Trusts are flexible and there is a relative lack of formality in their creation and operation. Trustees and Beneficiaries should be aware that the leeway provided by the wording of the trust deed does not absolve them of the need for accountable administration.

In a recent judgement, Land and Agricultural Bank of South Africa v Parker and others

[2004] 4 All SA 261 (SCA), the Supreme Court of Appeal found that the trust did not have a separate identity where the assets of the trust included the family home, furniture and other personal items.

Enjoyment and control of the trust assets must be separate or the essential notion of trust law is debased. The judges suggested that the Master should ensure that for every trust:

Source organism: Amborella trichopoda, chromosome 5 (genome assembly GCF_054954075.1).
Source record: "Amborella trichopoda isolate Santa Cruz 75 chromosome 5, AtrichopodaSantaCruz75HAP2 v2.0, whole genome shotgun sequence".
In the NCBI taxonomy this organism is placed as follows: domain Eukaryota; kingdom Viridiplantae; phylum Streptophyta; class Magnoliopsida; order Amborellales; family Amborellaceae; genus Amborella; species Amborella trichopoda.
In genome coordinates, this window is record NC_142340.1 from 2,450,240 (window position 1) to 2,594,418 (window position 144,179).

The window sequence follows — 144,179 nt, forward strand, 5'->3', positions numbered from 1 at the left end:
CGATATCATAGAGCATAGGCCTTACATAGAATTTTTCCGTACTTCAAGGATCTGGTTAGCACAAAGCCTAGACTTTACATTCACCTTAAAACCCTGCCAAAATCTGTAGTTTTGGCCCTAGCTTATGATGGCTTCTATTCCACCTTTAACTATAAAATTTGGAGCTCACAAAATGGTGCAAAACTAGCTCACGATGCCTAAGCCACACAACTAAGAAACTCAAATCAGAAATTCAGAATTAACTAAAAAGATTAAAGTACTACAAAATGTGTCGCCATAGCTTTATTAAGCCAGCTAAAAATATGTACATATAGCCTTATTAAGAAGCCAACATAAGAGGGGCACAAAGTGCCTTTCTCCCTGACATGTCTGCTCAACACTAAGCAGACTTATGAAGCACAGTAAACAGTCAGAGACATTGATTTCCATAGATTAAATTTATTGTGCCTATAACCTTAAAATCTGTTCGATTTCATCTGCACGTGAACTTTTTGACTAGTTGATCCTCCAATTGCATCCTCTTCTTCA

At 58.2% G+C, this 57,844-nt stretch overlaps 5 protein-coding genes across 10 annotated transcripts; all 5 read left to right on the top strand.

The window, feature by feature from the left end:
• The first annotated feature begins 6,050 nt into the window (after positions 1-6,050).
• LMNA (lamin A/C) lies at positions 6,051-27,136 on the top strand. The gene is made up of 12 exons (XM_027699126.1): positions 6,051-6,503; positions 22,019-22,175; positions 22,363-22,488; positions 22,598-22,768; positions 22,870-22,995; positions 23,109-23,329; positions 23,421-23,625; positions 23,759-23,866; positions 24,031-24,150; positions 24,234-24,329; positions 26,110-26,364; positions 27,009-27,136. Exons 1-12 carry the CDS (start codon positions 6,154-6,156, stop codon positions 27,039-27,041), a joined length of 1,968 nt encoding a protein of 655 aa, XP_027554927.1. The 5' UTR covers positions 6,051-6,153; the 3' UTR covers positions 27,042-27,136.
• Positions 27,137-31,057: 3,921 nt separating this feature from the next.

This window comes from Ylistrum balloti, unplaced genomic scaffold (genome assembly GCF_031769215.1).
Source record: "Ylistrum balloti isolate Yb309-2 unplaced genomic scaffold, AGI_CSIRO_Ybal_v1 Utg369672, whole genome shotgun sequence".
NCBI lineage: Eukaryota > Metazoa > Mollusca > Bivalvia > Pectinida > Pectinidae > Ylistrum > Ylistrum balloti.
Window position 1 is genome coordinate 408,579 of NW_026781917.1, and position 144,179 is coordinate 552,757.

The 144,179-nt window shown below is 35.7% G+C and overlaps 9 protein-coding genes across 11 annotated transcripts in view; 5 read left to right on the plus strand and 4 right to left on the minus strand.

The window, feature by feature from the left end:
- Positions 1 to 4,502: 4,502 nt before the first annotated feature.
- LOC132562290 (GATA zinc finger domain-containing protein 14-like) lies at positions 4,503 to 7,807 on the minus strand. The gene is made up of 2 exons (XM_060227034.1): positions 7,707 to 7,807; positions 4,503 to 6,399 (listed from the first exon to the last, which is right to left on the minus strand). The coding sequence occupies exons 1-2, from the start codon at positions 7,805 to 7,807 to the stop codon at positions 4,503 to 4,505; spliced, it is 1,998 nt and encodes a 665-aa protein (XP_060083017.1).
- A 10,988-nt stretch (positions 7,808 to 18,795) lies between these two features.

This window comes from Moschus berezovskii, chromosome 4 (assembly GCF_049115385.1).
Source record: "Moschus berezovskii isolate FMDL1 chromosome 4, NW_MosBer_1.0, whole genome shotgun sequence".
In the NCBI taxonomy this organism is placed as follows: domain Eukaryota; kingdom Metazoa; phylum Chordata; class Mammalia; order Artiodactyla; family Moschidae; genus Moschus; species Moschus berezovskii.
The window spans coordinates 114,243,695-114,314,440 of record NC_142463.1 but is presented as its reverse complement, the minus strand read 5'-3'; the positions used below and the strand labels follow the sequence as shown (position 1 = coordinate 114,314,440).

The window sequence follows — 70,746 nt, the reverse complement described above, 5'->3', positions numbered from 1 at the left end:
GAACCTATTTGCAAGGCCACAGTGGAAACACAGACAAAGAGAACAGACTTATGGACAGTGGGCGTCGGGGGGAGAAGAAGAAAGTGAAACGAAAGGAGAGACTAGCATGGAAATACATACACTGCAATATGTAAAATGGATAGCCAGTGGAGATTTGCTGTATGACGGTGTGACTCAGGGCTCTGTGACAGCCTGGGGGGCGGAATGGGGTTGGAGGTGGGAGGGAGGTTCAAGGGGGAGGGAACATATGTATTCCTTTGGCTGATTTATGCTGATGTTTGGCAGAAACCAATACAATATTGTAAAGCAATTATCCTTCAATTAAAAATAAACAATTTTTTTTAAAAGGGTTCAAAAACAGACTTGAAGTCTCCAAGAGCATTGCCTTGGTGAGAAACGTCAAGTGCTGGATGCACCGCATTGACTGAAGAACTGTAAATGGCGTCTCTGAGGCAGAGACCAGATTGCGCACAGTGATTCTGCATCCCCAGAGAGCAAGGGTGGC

• There must be an independent outsider as trustee
  • The outsider must be someone with a proper understanding of the responsibilities of trusteeship
  • The conduct of the trustees should be scrutinised to ensure that all procedural requirements of the trust deed are met.

The duties of trustees are derived from the principle of separation of enjoyment and control and when drafting a trust deed or performing the functions of a trustee; care should be taken to ensure that the trust is not an alter ego of the founder or a trustee.